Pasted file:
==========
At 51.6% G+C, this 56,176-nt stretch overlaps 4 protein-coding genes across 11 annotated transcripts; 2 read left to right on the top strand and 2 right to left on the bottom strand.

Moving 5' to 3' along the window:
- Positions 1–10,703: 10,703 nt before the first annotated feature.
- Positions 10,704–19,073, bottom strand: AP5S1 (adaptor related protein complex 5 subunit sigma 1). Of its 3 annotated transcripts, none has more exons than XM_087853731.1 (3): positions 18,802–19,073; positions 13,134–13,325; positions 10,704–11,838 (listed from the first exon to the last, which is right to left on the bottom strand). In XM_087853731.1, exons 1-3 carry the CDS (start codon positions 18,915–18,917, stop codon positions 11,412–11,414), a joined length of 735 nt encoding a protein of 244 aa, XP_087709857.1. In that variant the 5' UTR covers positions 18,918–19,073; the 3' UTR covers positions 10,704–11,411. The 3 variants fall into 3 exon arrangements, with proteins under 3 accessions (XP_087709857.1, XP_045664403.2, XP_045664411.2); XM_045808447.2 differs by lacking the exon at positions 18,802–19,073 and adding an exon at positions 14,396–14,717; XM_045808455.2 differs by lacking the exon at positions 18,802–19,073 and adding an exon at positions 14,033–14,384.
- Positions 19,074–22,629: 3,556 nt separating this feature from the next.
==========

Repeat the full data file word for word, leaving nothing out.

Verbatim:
At 51.6% G+C, this 56,176-nt stretch overlaps 4 protein-coding genes across 11 annotated transcripts; 2 read left to right on the top strand and 2 right to left on the bottom strand.

Moving 5' to 3' along the window:
- Positions 1–10,703: 10,703 nt before the first annotated feature.
- Positions 10,704–19,073, bottom strand: AP5S1 (adaptor related protein complex 5 subunit sigma 1). Of its 3 annotated transcripts, none has more exons than XM_087853731.1 (3): positions 18,802–19,073; positions 13,134–13,325; positions 10,704–11,838 (listed from the first exon to the last, which is right to left on the bottom strand). In XM_087853731.1, exons 1-3 carry the CDS (start codon positions 18,915–18,917, stop codon positions 11,412–11,414), a joined length of 735 nt encoding a protein of 244 aa, XP_087709857.1. In that variant the 5' UTR covers positions 18,918–19,073; the 3' UTR covers positions 10,704–11,411. The 3 variants fall into 3 exon arrangements, with proteins under 3 accessions (XP_087709857.1, XP_045664403.2, XP_045664411.2); XM_045808447.2 differs by lacking the exon at positions 18,802–19,073 and adding an exon at positions 14,396–14,717; XM_045808455.2 differs by lacking the exon at positions 18,802–19,073 and adding an exon at positions 14,033–14,384.
- Positions 19,074–22,629: 3,556 nt separating this feature from the next.